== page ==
“My dad always gets me back up. He constantly says, ‘Juventud que no hace temblar al mundo no es juventud — youth that doesn’t make the world tremble is no youth.’ ”
The Dream Act would give legal residency to immigrants who arrived before the age of 16, resided in the U.S. for at least five years, graduated from high school and completed two years of college or honorable military service. They would be subject to background checks and could not have a criminal record. Even if granted residency, they would not be eligible for federal grant scholarships. When enacted, the law would apply to those under 35.
Some 825,000 out of 2.1 million students who could be eligible would be likely to obtain permanent legal status, according to the Migration Policy Institute, a research organization. California has by far the largest number of potential beneficiaries, 553,000.
The bill was first introduced in 2001, but it has just been in the last two years — particularly the last two months — that a significant number of students who had gone to great lengths to protect their secret have been revealing their immigration status.
“There’s a feeling that it’s now or never. With all this anti-immigration sentiment growing, if it doesn’t pass in the lame duck session of Congress, it might be years and years,” said Ernesto Zumayo, a UCLA senior and Dream activist.
So the college sons and daughters of gardeners, nannies, and factory and field workers are stepping from the shadows and onto the stage.
“Their greatest concern about revealing their identities was never themselves, but their families,” said Zumayo, 24. “Now the feeling is that if they don’t speak out to help pass the Dream Act, what did their families sacrifice for?”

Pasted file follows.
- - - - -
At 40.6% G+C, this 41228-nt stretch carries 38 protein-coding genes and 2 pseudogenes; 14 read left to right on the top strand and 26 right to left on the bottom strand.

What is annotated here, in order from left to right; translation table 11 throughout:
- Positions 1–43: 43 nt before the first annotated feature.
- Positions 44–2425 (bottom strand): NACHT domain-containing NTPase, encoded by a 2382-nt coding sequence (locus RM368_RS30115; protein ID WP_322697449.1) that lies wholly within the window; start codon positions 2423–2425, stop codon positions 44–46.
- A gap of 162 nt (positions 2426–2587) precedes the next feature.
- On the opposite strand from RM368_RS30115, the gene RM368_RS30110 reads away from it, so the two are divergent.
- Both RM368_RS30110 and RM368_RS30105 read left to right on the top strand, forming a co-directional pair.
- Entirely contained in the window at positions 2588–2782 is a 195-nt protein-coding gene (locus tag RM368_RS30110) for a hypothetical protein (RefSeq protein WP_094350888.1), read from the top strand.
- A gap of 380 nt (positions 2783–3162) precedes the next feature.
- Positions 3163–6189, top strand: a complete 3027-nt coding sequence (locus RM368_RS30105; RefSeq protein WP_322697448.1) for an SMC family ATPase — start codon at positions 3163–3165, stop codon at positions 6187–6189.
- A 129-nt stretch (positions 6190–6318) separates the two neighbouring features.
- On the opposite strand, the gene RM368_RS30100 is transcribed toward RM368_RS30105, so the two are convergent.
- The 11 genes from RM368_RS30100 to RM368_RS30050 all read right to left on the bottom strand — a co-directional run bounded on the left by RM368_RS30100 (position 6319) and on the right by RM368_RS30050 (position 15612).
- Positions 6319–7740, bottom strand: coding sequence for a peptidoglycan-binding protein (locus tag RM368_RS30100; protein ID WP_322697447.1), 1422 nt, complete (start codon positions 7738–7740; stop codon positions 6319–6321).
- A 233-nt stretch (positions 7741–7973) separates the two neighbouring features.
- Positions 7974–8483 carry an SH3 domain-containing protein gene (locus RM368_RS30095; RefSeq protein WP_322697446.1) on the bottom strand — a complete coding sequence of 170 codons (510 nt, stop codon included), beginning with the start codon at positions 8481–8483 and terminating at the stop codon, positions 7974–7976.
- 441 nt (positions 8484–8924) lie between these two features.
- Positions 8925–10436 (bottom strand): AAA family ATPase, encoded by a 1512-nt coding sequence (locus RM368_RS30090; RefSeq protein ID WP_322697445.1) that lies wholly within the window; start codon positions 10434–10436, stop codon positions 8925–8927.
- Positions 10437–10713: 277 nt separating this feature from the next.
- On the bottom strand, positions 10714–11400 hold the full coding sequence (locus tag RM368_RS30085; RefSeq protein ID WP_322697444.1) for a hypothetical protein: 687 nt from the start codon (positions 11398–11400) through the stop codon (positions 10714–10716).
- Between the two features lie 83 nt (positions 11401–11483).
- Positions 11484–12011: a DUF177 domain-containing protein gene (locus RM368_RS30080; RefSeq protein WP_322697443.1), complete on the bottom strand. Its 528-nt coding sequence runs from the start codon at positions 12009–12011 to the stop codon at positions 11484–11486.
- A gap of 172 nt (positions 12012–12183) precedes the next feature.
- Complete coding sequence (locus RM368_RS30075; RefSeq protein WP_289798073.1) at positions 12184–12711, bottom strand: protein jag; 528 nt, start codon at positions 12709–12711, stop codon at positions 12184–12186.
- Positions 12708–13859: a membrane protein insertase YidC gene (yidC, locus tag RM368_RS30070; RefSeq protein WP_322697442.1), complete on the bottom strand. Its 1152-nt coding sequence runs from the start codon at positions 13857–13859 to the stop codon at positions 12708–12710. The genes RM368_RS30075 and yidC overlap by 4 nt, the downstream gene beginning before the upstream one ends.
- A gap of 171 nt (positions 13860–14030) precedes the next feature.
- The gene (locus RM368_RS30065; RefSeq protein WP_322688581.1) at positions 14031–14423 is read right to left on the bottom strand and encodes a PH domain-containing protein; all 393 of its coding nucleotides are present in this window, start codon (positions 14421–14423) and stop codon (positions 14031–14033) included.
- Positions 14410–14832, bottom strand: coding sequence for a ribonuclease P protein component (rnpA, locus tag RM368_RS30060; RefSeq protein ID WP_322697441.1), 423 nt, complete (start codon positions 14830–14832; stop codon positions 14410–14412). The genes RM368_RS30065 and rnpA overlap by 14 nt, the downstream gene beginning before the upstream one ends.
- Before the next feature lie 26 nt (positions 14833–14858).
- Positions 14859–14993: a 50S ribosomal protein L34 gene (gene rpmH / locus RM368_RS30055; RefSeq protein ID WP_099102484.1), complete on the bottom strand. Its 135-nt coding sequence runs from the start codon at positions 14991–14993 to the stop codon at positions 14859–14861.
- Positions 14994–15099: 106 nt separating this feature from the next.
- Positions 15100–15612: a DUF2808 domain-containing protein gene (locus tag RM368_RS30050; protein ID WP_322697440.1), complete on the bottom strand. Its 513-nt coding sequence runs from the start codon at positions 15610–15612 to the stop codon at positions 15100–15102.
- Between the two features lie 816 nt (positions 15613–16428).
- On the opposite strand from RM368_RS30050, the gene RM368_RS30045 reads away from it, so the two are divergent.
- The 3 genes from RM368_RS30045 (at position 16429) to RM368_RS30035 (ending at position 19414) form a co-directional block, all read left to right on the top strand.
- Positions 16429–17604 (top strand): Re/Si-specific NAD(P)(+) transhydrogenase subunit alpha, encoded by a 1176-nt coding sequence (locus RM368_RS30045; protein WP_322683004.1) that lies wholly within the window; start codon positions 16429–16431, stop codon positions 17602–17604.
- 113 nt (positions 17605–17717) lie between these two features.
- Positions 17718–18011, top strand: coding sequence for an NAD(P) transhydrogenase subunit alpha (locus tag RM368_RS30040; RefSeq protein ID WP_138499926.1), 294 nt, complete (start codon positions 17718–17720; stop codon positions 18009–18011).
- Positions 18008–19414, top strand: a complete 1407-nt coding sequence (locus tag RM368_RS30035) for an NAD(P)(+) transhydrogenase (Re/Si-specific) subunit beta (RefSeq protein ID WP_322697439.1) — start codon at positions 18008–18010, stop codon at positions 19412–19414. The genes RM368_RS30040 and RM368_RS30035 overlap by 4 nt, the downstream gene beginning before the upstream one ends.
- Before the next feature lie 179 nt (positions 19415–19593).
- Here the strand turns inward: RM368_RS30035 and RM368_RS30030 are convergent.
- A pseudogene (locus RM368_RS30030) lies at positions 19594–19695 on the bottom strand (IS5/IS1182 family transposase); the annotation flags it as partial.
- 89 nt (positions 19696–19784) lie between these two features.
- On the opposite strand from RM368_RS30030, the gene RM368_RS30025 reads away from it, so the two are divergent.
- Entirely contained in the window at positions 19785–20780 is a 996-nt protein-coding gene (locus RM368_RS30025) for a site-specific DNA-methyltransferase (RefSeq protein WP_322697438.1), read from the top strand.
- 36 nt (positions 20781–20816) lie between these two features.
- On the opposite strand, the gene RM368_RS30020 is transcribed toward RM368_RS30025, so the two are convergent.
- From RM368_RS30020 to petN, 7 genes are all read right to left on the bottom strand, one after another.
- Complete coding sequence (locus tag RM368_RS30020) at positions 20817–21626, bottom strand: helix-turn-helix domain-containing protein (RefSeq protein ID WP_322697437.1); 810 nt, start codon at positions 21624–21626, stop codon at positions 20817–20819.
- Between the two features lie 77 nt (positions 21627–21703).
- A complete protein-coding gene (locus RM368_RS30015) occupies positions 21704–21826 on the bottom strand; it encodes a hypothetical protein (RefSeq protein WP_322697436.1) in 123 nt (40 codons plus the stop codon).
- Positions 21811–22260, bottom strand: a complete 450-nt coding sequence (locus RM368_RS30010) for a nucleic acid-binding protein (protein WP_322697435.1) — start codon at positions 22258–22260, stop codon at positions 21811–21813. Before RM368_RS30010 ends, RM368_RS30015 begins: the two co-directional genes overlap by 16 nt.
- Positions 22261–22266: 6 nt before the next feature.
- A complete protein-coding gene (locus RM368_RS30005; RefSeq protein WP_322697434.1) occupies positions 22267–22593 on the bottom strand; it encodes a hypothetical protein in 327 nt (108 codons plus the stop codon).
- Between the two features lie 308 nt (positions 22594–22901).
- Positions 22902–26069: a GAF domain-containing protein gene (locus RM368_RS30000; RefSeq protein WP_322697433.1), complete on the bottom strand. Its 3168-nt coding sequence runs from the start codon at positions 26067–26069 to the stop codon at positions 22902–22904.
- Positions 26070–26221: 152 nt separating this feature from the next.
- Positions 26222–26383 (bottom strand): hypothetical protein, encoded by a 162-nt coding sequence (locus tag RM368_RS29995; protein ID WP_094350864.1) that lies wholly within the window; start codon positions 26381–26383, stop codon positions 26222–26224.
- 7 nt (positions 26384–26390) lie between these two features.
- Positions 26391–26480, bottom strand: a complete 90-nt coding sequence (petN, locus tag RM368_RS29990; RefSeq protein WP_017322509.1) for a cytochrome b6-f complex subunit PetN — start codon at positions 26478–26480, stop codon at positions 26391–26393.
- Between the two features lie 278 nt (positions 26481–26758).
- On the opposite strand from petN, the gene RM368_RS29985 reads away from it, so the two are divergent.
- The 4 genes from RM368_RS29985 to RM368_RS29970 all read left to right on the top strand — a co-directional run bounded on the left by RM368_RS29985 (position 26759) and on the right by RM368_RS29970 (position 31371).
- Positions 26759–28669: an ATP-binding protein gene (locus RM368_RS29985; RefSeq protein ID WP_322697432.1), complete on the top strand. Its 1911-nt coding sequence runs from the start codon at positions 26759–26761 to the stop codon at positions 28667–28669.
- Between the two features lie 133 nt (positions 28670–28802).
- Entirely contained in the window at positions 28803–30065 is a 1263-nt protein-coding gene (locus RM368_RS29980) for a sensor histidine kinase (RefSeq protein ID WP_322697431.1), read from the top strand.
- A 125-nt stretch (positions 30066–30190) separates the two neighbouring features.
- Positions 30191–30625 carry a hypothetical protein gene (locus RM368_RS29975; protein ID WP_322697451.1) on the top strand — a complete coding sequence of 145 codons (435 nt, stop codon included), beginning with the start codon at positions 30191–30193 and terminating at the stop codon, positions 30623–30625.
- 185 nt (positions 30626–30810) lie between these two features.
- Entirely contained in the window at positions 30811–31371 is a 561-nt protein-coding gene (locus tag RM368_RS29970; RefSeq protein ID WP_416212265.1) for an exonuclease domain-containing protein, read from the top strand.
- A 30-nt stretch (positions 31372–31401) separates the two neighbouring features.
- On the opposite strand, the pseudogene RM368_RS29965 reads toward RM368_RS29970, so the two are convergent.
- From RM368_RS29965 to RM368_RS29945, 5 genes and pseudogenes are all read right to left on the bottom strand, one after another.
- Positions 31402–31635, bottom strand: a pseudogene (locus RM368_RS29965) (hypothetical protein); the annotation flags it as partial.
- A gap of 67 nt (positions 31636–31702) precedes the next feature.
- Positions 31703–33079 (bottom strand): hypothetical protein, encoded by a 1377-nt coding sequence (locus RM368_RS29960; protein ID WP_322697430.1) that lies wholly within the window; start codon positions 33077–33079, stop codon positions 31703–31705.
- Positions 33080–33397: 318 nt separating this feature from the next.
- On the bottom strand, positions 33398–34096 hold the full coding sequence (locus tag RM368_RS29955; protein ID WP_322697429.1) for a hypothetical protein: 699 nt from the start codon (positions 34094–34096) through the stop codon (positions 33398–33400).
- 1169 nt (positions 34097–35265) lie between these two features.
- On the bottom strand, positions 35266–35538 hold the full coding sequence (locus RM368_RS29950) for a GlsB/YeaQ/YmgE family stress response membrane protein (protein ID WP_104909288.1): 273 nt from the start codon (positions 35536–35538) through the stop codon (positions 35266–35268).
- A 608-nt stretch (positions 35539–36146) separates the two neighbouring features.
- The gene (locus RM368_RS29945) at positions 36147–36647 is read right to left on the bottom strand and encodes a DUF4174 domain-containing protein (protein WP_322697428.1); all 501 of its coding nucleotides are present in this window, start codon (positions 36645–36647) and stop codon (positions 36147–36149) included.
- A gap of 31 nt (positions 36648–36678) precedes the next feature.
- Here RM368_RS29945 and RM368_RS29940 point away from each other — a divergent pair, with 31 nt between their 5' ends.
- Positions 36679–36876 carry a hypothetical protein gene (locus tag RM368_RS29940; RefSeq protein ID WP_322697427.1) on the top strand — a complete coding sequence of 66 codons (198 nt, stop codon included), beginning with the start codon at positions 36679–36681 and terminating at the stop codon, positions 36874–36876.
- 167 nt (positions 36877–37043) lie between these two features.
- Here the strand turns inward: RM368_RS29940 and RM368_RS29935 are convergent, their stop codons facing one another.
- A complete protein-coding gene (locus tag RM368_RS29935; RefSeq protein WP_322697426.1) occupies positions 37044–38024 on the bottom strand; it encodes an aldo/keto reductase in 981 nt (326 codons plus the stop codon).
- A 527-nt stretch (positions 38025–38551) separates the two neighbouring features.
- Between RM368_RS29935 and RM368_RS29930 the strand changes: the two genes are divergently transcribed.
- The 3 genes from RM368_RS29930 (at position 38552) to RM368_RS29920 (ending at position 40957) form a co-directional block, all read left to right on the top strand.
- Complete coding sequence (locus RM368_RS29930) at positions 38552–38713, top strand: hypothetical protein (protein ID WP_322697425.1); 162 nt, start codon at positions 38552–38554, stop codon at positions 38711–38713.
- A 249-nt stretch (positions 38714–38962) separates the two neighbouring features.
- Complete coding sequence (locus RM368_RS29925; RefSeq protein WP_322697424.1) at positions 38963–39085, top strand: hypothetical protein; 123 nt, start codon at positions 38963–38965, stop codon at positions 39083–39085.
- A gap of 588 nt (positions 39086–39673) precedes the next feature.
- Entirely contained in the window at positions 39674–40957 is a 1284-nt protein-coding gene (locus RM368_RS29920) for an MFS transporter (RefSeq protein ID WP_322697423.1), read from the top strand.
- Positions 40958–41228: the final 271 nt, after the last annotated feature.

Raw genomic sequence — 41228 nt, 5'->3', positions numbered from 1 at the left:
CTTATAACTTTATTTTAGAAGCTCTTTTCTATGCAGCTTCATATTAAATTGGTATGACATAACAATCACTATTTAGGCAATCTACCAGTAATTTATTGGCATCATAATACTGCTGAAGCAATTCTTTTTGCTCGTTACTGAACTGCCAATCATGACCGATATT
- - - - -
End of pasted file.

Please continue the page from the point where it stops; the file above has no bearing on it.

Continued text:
Zumayo’s mother brought him to the U.S. from Ensenada, Mexico, when he was 18 months old. He grew up in East L.A. and is the only one in his family to attend college. He was 8 or 9 when he first heard of UCLA and decided that someday he would go there.
Before transferring, he was student body president at Rio Hondo College in Whittier. He confided to very few people that he was an illegal immigrant. Close friends pressured him to speak out. He balked before going public.
“I didn’t want this label on me where people would suddenly think I didn’t count,” he said. “I felt sad when the Fresno State student body president was forced to come out as undocumented. I know the trauma, the inner conflict. But I kept thinking about my mother coming over here. She was 21.”
Now, Zumayo said, it’s all building to a finale. “Congress is about to vote. I’m about to graduate. If it doesn’t pass....” He doesn’t finish the sentence.
Bryon Castillo, 31, is a cook at a restaurant in Fresno. He has a bachelor’s degree in social work he can’t use.
He was smuggled into the U.S. from Guatemala when he was 11. He didn’t realize he had no Social Security number until he tried to apply to college. He went to the Army recruiting station and found they couldn’t take him either.
“I ended up in construction work and washing dishes,” he said.
In 2001, when California passed AB 540, which allows undocumented California students to pay in-state rather than out-of-state tuition, Castillo went back to school. He worked a full-time job and two part-time jobs while attending Cal State Fresno and interning at a community college.
“I wanted to help students from around here transfer to four-year schools, get them into a school environment,” he said. “I kept thinking something would happen with the immigration laws by the time I graduated.”
It didn’t. Recently, Castillo had to pass up a management job at the restaurant because he was afraid they would find out his status.
“People at work are always saying, ‘What are you doing here, man? You’re so smart. You have your degree.’ I tell them, ‘My passion is cooking!’ It’s not. I went to school to get out of the kitchen, but you have to play it off, you know?”
He said he’s awed by the latest wave of undocumented students who have gone public with their status.
“They’ve got, like, these insane GPAs, they run for office and work, and they stand up and say who they are,” he said. “Personally, I lost hope for myself, but I haven’t lost hope for them.”
Marcum is a special correspondent.